Once again - we are old.
September 24, 1938 -
This cartoon set the bar for outlandishness in animation - Porky in Wackyland was released on this date.
Watch it a few times to really get everything that's going on in this one.
September 24, 1945 -
Michael Curtiz' tense film noir, sometimes mislabelled as a 'women's picture', Mildred Pierce, was released on this date.
Michael Curtiz was initially less than keen at working with "has-been" star Joan Crawford (whose career had been on a downturn from a string of flops) as she had a reputation for being difficult. Curtiz was soon won over by Crawford's dedication and hard work.
September 24, 1958 -
The Donna Reed Show premiered on ABC-TV on this date. Ladies (and some men), don't you wears heels, pearls, and chic frocks to do the housework?
The first season opening credits of The Munsters were an outrageous parody of the opening credits of The Donna Reed Show, which always began with Donna Reed lovingly passing out lunches to her departing family members as they left the house one by one. Yvonne De Carlo, as Lily Munster, did the same thing. (Too bad Youtube won't let anyone run a clip of the Munsters opening.)
Today in History:
September 24, 1896 -
First you take a drink, then the drink takes a drink, then the drink takes you.
On this date in 1896, a young Minnesota woman gave birth to a depressive young alcoholic named Francis Scott Key Fitzgerald.
The boy did badly in school and went to train for war in 1918. While training at Camp Sheridan in Alabama, he fell in love with Zelda Sayre, the mentally unstable daughter of an Alabama Supreme Court judge.
The war ended before Fitzgerald could be sent overseas and shot, however, so he went to New York to become rich and famous. He became neither, so Zelda broke off their engagement.
Fitzgerald then moved back to Minnesota. A year later he became a famous writer. He moved to Connecticut, Zelda married him, and they became drunken celebrity wrecks.
They spent a lot of time in Europe. This lasted until Zelda went mad and Fitzgerald died.
Fitzgerald is best remembered for having said the rich were different, even though Hemingway made fun of him.
Oh yeah, he also wrote several books.
... Good manners are an admission that everybody is so tender that they have to be handled with gloves. Now, human respect--you don't call a man a coward or a liar lightly, but if you spend your life sparing people's feelings and feeding their vanity, you get so you can't distinguish what should be respected in them.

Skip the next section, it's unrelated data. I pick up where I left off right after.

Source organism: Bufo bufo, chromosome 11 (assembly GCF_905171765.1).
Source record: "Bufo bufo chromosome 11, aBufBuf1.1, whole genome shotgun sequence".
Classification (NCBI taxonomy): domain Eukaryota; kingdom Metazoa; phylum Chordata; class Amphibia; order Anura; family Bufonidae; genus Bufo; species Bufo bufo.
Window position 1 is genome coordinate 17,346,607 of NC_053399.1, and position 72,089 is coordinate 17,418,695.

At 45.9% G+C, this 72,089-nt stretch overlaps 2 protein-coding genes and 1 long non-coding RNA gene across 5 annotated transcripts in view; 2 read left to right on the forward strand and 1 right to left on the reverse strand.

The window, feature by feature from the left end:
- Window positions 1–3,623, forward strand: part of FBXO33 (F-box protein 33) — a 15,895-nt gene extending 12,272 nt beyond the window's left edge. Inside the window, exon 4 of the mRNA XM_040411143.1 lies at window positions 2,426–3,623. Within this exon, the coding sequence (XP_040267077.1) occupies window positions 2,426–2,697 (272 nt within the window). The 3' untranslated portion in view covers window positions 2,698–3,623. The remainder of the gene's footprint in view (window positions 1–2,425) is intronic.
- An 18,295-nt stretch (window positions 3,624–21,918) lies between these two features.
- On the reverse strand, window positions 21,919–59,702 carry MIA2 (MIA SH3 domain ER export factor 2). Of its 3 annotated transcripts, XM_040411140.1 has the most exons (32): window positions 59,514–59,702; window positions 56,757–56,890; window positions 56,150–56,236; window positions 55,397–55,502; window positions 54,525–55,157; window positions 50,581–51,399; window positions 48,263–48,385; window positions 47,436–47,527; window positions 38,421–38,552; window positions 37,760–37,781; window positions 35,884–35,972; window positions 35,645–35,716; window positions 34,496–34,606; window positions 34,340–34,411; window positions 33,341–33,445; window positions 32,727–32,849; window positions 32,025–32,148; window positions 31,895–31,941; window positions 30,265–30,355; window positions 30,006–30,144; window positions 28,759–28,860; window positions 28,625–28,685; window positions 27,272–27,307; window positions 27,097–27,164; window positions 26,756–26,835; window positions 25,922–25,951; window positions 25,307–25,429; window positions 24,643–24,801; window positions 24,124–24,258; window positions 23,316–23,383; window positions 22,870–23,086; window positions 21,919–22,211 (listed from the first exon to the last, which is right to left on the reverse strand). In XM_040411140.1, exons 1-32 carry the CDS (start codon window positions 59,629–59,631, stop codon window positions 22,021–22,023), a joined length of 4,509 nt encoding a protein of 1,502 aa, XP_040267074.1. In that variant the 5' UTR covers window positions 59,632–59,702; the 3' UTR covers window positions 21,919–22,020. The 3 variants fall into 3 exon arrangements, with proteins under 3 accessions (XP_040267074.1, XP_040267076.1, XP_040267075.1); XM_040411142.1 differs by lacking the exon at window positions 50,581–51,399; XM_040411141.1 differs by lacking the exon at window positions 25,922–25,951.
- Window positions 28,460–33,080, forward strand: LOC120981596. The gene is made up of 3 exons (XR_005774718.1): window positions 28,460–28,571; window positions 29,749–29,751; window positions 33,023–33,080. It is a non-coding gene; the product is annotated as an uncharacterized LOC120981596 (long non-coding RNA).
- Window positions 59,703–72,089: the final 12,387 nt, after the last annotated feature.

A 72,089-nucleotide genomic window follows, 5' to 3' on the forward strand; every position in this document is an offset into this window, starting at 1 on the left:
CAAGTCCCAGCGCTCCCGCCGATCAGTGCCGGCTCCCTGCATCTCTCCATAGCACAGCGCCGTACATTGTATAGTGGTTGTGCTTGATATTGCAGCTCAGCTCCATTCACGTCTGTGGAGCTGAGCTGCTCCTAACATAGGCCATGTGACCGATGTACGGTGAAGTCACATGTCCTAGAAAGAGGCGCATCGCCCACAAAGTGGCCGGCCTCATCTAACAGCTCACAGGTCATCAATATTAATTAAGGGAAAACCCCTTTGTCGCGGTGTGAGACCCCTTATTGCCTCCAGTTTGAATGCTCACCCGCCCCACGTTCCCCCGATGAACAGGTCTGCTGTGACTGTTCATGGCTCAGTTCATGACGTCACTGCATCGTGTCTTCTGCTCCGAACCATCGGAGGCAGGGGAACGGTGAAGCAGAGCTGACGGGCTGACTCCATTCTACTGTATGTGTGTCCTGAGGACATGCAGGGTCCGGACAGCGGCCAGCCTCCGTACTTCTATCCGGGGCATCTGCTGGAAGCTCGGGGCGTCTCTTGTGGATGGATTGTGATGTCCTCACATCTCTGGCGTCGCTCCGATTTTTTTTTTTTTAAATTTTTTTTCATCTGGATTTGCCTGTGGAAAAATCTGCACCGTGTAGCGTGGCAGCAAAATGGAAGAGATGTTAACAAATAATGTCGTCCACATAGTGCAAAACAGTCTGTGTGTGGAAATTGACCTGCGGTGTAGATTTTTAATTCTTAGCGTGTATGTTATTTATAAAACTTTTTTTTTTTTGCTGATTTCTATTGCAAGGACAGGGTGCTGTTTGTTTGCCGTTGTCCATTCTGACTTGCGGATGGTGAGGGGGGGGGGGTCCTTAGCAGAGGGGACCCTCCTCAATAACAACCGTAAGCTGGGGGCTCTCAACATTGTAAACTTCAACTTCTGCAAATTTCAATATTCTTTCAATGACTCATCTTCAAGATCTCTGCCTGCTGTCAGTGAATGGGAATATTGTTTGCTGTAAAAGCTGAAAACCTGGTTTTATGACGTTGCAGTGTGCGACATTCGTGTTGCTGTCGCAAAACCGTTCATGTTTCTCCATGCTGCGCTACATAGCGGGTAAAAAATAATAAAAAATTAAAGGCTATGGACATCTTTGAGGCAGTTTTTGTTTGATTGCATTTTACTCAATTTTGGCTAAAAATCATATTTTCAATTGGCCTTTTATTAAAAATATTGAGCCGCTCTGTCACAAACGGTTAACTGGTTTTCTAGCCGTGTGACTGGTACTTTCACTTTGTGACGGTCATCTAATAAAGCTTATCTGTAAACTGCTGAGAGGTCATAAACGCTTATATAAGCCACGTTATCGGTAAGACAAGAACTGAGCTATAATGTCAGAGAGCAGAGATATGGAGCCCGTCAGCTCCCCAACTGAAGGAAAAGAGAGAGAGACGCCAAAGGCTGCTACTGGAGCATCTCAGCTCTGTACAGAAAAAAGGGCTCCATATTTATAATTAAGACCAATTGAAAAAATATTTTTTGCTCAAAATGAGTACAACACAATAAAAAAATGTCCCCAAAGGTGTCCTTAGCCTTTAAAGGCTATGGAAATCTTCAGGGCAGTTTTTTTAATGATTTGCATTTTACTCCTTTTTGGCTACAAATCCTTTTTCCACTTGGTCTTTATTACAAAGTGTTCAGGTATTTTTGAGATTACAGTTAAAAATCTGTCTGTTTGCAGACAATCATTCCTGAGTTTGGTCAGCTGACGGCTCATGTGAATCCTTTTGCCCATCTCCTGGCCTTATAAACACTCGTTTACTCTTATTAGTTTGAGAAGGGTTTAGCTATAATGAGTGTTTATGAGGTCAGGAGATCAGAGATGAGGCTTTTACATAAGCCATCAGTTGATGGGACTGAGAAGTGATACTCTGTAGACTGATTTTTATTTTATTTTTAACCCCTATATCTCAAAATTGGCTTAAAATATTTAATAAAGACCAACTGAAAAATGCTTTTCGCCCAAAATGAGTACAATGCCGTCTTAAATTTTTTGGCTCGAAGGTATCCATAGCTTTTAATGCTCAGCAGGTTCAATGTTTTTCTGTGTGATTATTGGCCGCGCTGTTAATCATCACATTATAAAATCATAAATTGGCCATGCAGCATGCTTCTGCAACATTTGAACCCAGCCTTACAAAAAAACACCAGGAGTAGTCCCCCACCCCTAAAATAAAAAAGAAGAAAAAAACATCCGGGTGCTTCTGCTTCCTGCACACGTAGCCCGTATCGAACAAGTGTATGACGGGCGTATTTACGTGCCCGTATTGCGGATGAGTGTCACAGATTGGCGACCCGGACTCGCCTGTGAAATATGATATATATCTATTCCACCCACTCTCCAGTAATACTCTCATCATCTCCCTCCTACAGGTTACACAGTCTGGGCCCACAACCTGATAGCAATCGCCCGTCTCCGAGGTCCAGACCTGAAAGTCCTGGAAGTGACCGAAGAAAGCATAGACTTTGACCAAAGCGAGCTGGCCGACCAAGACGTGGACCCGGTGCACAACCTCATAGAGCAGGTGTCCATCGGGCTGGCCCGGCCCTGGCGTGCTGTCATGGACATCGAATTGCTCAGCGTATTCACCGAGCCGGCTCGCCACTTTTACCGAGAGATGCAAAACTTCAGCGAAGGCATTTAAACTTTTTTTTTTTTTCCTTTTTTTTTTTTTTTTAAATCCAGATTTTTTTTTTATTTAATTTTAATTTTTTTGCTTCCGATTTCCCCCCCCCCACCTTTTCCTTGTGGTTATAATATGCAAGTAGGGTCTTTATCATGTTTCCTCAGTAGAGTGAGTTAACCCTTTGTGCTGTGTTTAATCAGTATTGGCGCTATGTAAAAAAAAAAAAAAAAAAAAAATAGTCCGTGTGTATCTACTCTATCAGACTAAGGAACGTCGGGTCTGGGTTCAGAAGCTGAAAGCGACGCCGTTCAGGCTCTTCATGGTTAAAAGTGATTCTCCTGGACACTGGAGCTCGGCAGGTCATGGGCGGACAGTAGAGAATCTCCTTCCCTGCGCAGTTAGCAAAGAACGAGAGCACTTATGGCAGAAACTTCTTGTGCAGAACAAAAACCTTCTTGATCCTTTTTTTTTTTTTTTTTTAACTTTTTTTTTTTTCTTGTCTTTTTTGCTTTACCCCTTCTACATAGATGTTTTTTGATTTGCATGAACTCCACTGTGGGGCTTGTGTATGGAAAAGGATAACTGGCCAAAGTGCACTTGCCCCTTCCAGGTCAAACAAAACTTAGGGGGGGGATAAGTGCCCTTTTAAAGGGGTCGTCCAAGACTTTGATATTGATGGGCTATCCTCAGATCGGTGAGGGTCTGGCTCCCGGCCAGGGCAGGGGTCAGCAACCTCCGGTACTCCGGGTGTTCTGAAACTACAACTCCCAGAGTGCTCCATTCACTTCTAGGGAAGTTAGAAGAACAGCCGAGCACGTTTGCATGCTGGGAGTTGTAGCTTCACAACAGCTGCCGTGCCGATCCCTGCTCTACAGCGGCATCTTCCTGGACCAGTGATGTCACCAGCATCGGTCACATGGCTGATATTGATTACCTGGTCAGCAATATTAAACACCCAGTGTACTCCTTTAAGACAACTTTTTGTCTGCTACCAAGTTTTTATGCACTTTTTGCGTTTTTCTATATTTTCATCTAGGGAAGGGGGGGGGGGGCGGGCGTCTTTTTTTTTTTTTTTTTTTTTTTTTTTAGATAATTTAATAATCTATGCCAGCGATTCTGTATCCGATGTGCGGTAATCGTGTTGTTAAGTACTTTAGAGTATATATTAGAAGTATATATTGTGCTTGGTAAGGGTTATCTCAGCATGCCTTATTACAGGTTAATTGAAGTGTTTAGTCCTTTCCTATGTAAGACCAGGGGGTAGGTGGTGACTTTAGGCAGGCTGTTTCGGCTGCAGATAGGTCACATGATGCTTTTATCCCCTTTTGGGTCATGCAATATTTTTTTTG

September 24, 1946 -
Charles Edward Greene, known as "Mean Joe" Greene, is a former all-pro American football defensive tackle who played for the Pittsburgh Steelers of the NFL was born on this date.
He is considered by many to be one of the best defensive lineman to ever play the game and was the cornerstone of the famous "Steel Curtain" defense.
September 24, 1954 -
Steve Allen sat down at his piano and the Tonight Show premiered on NBC on this date.
Simply called Tonight, the show was a blend of comedy, interview and musical performance that set the basic template for future late-night television.
September 24, 1961-
Students of Great Comedy lined up around the block to enroll in Whatsamatta U when The Bullwinkle Show moved to primetime on NBC TV on this date.
Production budgets and time restraints were so tight that many times when actors flubbed a line and ad-libbed around it, it was included in the finished cartoon. In one infamous incident, announcer William Conrad couldn't finish the closing lines to the episode with the time limits. Producer Jay Ward then had Conrad read the script once again, and set fire to the bottom of the script as he read. Conrad quickly finished the lines before the flames reached his fingers.
September 24, 1964 -
We all visited 1313 Mockingbird Lane for the first time when The Munsters premieres on TV on this date.
After his death, it was reveal that Al Lewis was only a year older that Yvonne De Carlo and had added 11 years to land the role of Grandpa Munster.
September 24, 1969 -
The trial of the "Chicago Eight" (later seven) began. Demonstrations began outside the court house, with the "Weatherman" group proclaiming the "Days of Rage" in protest of the trial. The Chicago Eight staged demonstrations at the Democratic National Convention in Chicago to protest the Vietnam War and its support by the top Democratic presidential candidate, Vice President Hubert Humphrey. These anti-Vietnam War protests were some of the most violent in American history as the police and national guardsmen beat antiwar protesters, innocent bystanders and members of the press.
Five defendants (Tom Hayden, Abbie Hoffman, Jerry Rubin, David Dellinger, Rennie Davis) were convicted of crossing state lines to incite riots at the 1968 Democratic national convention; the convictions were ultimately overturned.
Luna 16 was the first robotic probe to land on the Moon and return a sample to Earth.. An automatic drilling rig was deployed and 101 grams of lunar soil was collected.
The samples were returned to Earth on September 24, 1970 and marked the first time lunar sampled were recovered by an unmanned spacecraft.
September 24, 1991 -
Theodor Seuss Geisel, an American writer and cartoonist best known for his classic children's books under the pen name Dr. Seuss, including The Cat in the Hat, Green Eggs and Ham, How the Grinch Stole Christmas and One Fish Two Fish Red Fish Blue Fish, died on this date.
No greater tribute was given to the Doctor than when the Reverend Jesse Jackson appeared on SNL following his death -
And so it goes